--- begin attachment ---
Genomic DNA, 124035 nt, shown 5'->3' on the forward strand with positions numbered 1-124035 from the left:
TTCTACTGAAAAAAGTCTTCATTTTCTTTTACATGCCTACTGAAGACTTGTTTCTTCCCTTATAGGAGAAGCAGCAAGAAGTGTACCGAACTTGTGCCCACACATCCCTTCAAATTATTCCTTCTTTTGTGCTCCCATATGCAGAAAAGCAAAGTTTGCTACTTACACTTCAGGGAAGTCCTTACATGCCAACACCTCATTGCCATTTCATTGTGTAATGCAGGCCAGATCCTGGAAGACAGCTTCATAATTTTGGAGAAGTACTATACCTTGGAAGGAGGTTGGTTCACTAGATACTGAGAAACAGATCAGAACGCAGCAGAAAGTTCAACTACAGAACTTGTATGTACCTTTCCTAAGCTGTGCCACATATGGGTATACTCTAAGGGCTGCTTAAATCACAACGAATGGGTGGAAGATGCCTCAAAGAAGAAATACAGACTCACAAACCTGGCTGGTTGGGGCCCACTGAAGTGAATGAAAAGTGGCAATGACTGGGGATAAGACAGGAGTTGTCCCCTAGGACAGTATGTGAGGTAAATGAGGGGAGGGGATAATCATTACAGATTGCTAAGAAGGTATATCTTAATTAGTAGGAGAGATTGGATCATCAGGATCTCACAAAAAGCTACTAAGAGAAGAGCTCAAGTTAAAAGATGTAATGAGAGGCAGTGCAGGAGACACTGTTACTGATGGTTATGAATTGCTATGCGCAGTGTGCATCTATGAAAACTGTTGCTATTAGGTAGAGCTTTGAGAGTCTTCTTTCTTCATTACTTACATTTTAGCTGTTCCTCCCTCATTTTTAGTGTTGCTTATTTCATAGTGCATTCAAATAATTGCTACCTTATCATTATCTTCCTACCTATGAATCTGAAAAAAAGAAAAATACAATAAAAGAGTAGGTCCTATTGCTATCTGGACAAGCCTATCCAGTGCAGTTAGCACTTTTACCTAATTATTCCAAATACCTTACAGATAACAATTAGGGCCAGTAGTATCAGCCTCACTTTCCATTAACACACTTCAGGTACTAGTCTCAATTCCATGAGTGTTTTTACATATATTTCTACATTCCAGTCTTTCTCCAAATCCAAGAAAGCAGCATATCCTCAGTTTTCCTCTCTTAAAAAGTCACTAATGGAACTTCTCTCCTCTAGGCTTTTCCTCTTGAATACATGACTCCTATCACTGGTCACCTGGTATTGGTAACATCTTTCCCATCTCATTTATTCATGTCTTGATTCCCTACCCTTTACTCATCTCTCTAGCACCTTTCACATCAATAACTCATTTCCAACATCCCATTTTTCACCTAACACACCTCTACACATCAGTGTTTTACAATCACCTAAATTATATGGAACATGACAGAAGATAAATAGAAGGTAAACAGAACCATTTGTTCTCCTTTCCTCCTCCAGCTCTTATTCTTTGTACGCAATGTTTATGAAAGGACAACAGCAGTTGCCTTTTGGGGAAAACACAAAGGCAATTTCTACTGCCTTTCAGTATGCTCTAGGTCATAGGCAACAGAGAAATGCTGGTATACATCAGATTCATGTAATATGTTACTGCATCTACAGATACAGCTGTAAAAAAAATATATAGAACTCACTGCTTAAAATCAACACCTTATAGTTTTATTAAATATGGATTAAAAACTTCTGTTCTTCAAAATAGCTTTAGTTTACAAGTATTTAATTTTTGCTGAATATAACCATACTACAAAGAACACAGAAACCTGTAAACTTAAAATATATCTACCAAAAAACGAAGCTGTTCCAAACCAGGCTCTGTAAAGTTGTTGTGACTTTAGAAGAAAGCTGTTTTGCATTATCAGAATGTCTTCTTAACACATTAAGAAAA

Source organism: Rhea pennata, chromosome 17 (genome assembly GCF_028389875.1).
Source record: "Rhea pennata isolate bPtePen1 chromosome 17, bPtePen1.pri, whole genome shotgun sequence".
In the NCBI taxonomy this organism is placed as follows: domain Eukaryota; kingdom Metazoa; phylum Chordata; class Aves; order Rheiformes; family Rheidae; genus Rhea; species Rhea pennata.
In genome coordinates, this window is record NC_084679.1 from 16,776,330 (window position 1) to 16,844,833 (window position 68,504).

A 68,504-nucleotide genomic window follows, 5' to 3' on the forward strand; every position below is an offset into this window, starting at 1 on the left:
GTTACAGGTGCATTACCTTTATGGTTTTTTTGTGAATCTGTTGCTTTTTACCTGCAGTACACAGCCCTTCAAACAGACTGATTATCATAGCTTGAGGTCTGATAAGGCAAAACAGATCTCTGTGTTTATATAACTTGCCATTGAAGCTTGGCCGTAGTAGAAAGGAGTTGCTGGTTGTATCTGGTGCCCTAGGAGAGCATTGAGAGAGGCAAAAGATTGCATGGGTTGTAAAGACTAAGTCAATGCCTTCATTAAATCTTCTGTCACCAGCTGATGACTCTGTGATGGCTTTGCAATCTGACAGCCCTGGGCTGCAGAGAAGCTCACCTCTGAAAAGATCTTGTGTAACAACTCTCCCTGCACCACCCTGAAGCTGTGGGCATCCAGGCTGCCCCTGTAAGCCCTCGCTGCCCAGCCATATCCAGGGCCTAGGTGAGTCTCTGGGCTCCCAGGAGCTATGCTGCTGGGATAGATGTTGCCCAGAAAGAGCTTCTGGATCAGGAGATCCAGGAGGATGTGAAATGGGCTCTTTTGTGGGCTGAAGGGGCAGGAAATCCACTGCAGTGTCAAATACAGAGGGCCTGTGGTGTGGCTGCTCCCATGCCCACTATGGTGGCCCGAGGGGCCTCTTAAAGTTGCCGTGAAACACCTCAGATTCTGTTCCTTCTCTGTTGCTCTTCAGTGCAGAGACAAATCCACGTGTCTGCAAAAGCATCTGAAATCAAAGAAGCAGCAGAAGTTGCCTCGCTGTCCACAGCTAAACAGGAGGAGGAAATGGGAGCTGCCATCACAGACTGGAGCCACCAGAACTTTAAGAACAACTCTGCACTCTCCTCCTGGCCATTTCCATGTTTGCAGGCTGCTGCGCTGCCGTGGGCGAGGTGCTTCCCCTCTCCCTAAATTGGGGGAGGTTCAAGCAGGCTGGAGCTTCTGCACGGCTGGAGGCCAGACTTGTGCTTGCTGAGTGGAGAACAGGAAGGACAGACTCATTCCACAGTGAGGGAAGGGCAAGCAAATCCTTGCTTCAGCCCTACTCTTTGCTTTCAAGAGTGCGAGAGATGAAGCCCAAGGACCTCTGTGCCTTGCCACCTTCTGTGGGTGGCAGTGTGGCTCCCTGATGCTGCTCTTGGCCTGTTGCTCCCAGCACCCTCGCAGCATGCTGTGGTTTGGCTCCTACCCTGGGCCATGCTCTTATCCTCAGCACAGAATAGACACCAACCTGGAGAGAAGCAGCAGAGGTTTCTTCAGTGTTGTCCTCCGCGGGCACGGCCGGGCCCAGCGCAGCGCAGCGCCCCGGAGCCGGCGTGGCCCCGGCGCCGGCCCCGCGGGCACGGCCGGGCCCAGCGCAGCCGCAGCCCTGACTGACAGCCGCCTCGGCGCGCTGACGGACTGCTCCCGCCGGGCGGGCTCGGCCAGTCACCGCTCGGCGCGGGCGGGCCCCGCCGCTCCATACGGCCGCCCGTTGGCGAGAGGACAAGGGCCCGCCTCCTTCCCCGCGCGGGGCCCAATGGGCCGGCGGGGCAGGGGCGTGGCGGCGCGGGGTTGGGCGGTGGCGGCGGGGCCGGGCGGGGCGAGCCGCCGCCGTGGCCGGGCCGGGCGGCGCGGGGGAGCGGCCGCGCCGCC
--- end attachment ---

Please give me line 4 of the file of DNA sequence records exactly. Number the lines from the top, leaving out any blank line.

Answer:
Source record: "Rhea pennata isolate bPtePen1 chromosome 17, bPtePen1.pri, whole genome shotgun sequence".